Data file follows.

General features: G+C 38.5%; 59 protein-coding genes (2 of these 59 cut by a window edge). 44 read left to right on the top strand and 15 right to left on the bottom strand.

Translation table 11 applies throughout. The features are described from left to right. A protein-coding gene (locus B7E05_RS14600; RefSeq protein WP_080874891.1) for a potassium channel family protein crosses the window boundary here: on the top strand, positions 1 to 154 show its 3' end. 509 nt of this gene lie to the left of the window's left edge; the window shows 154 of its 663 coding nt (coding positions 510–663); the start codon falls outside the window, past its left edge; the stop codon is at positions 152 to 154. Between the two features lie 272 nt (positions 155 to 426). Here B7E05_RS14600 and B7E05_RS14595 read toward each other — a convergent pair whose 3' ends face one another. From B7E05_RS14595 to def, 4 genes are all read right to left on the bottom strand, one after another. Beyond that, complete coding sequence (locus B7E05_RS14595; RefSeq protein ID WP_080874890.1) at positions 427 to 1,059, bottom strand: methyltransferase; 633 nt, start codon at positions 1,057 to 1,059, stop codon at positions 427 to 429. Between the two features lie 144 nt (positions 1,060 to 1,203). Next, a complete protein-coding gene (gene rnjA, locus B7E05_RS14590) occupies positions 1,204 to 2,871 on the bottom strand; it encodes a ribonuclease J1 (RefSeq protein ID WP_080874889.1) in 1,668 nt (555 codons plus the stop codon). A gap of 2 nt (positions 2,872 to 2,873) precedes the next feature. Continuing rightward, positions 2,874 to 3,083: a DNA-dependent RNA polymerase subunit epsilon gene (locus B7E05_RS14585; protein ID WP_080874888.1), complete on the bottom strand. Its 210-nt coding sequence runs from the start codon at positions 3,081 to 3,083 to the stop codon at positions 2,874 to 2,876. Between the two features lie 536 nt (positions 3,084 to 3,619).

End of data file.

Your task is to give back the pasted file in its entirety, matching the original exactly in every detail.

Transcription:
General features: G+C 38.5%; 59 protein-coding genes (2 of these 59 cut by a window edge). 44 read left to right on the top strand and 15 right to left on the bottom strand.

Translation table 11 applies throughout. The features are described from left to right. A protein-coding gene (locus B7E05_RS14600; RefSeq protein WP_080874891.1) for a potassium channel family protein crosses the window boundary here: on the top strand, positions 1 to 154 show its 3' end. 509 nt of this gene lie to the left of the window's left edge; the window shows 154 of its 663 coding nt (coding positions 510–663); the start codon falls outside the window, past its left edge; the stop codon is at positions 152 to 154. Between the two features lie 272 nt (positions 155 to 426). Here B7E05_RS14600 and B7E05_RS14595 read toward each other — a convergent pair whose 3' ends face one another. From B7E05_RS14595 to def, 4 genes are all read right to left on the bottom strand, one after another. Beyond that, complete coding sequence (locus B7E05_RS14595; RefSeq protein ID WP_080874890.1) at positions 427 to 1,059, bottom strand: methyltransferase; 633 nt, start codon at positions 1,057 to 1,059, stop codon at positions 427 to 429. Between the two features lie 144 nt (positions 1,060 to 1,203). Next, a complete protein-coding gene (gene rnjA, locus B7E05_RS14590) occupies positions 1,204 to 2,871 on the bottom strand; it encodes a ribonuclease J1 (RefSeq protein ID WP_080874889.1) in 1,668 nt (555 codons plus the stop codon). A gap of 2 nt (positions 2,872 to 2,873) precedes the next feature. Continuing rightward, positions 2,874 to 3,083: a DNA-dependent RNA polymerase subunit epsilon gene (locus B7E05_RS14585; protein ID WP_080874888.1), complete on the bottom strand. Its 210-nt coding sequence runs from the start codon at positions 3,081 to 3,083 to the stop codon at positions 2,874 to 2,876. Between the two features lie 536 nt (positions 3,084 to 3,619).